In this edition of the LRCCS Spotlight series, I sat down with Jeff Javed, one of four of LRCCS Postdoctoral Fellows for 2017 – 2019. In the interview, Dr. Javed talks about his research on Chinese land reform, and how the communist party exploited moral norms to incite rural communities to violence against certain people.
This interview was conducted and edited by Eric Couillard.
Couillard: Where do you call home? And how complicated of a question is that for you?
Dr. Javed: Actually it’s a very easy question – Kinnelon, New Jersey. About 40 minutes outside New York City.
Couillard: When did you start getting involved with Chinese Studies?
Dr. Javed: College. I didn’t have much exposure in high school – at that time I was more interested in Europe. My senior year of high school, I picked up a copy of the Dao De Jing on a whim; I went to a Catholic all-boys’ school, and all my exposure to religion was Catholicism. So when I read the Dao De Jing I was so moved by it that I wanted to read it in the original language. That’s why I chose to learn Chinese in undergrad.
I enjoyed it far more than I expected, so much so that I went to study in Harbin the summer of my freshman year. Later on, I got around to studying guwen (古文 – Classical Chinese) and reading the Dao De Jing in its original form.
Couillard: Now you’re working a lot with Maoism. So – from Daoism to Maoism. How did that happen?
Dr. Javed: Yeah, it was a strange transition. I had also developed a passion for sociology as an undergrad, so in my senior year I attempted to unite my interest in China with my interest in the social sciences by writing a senior thesis on environmental legislation and protest in China. That led me to do a PhD in political science with a focus on Chinese politics. I didn’t explore my interest in the Maoist period until grad school.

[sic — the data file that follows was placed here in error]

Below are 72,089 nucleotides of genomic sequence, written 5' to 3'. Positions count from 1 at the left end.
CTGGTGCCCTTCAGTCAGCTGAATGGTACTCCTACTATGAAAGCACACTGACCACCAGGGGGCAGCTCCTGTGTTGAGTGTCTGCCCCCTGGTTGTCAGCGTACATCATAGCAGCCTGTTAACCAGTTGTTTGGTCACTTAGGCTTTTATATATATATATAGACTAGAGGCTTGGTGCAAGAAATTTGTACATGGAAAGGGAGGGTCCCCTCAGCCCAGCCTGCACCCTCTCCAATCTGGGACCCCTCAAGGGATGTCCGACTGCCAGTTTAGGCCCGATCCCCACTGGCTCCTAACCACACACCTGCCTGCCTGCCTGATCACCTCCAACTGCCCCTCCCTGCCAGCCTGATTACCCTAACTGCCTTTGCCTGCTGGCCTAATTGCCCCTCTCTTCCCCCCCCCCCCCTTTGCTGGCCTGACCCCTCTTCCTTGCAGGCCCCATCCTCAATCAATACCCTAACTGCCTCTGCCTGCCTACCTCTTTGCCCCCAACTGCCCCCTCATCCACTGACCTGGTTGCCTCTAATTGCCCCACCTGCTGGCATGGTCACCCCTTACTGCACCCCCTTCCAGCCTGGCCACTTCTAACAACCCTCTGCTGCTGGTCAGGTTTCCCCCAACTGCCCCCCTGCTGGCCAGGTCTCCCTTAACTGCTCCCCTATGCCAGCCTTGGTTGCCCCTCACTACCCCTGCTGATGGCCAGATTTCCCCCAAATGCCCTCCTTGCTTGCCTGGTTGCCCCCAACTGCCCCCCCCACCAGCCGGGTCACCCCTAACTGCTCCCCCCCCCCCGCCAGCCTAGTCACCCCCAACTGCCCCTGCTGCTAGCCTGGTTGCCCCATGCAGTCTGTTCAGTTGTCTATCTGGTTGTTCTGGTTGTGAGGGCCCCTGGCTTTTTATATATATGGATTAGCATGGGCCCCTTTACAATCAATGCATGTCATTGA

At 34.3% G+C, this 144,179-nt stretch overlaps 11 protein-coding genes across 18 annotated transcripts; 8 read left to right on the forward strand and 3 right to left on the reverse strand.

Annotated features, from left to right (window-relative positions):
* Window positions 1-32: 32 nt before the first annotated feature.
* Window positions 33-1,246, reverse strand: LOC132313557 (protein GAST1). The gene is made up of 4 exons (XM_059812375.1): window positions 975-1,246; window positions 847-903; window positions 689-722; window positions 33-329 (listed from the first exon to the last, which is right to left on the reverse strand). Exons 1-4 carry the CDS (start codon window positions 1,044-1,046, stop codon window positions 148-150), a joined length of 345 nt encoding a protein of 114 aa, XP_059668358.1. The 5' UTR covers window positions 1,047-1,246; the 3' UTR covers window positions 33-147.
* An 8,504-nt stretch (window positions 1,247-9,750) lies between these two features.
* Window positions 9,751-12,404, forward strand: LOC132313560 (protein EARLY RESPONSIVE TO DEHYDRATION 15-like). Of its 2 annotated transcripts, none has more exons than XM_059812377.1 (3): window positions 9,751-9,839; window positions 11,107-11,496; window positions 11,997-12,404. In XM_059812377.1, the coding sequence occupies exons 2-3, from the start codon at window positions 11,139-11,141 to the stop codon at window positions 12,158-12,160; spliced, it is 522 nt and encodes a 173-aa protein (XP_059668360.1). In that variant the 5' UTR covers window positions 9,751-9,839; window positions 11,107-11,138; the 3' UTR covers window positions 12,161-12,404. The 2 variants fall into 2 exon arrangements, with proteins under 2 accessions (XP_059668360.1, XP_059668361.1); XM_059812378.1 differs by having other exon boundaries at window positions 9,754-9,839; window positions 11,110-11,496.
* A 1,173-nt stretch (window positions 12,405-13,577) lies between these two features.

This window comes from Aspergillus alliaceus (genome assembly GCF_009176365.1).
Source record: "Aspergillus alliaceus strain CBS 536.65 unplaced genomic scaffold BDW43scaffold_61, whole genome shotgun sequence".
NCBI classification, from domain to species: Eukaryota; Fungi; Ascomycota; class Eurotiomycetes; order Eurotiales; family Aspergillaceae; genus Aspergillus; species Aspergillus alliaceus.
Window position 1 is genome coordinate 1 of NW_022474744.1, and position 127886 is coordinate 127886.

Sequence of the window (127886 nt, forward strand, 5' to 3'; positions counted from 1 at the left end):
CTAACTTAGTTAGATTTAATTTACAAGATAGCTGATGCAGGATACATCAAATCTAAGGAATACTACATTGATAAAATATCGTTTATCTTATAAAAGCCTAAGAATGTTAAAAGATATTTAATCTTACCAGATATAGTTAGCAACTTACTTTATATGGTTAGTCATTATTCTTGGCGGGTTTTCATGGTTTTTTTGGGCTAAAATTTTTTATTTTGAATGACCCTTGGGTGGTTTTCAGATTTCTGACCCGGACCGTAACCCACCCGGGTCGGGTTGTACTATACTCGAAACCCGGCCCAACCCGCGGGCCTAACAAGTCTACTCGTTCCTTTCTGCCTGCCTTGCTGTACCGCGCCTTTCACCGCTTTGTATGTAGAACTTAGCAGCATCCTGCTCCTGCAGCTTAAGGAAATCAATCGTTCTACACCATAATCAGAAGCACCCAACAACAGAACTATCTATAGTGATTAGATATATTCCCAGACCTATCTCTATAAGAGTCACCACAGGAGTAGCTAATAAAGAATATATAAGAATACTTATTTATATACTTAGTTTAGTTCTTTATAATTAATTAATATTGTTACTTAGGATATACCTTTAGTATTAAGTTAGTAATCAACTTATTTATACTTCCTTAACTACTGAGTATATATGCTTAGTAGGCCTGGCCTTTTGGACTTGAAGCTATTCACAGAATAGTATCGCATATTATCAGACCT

Couillard: And what are you working on now?
Dr. Javed: I’m working on a book project based on my dissertation, which analyzes how the Chinese Communist Party mass mobilized violence in the aftermath of the ’49 revolution, specifically in what was known as the land reform campaign.
I explore how this mobilization was carried out, who it was directed against, and to what end the party used this violence. Most scholarship on this period focuses on the economics of land redistribution or how the Party’s land policy evolved over time. But I think the main goal of land reform was political, not economic, and central to this was the consolidation of political authority through mobilizing participatory violence against the landed elite.
Couillard: Were the people being targeted mostly “evil landlords,” or were other kinds of people being included in that?
Dr. Javed: It’s interesting that you used the word “evil,” because the thrust of my argument is that the Communists exploited moral norms to incite rural communities to violence. Part of this process was to redefine certain members of the community as “evil” or “cruel” landlords. But to address the question of who was targeted – it varied by region. Depending on the economic and social structure of a region, victims could include warlords, petty criminals, traditional landlords, or just ordinary farmers. The point is that many people didn’t fit into the class rubric the Party adopted from the Soviets, so they had to improvise and tailor the movement to the regional political economy in which they were operating.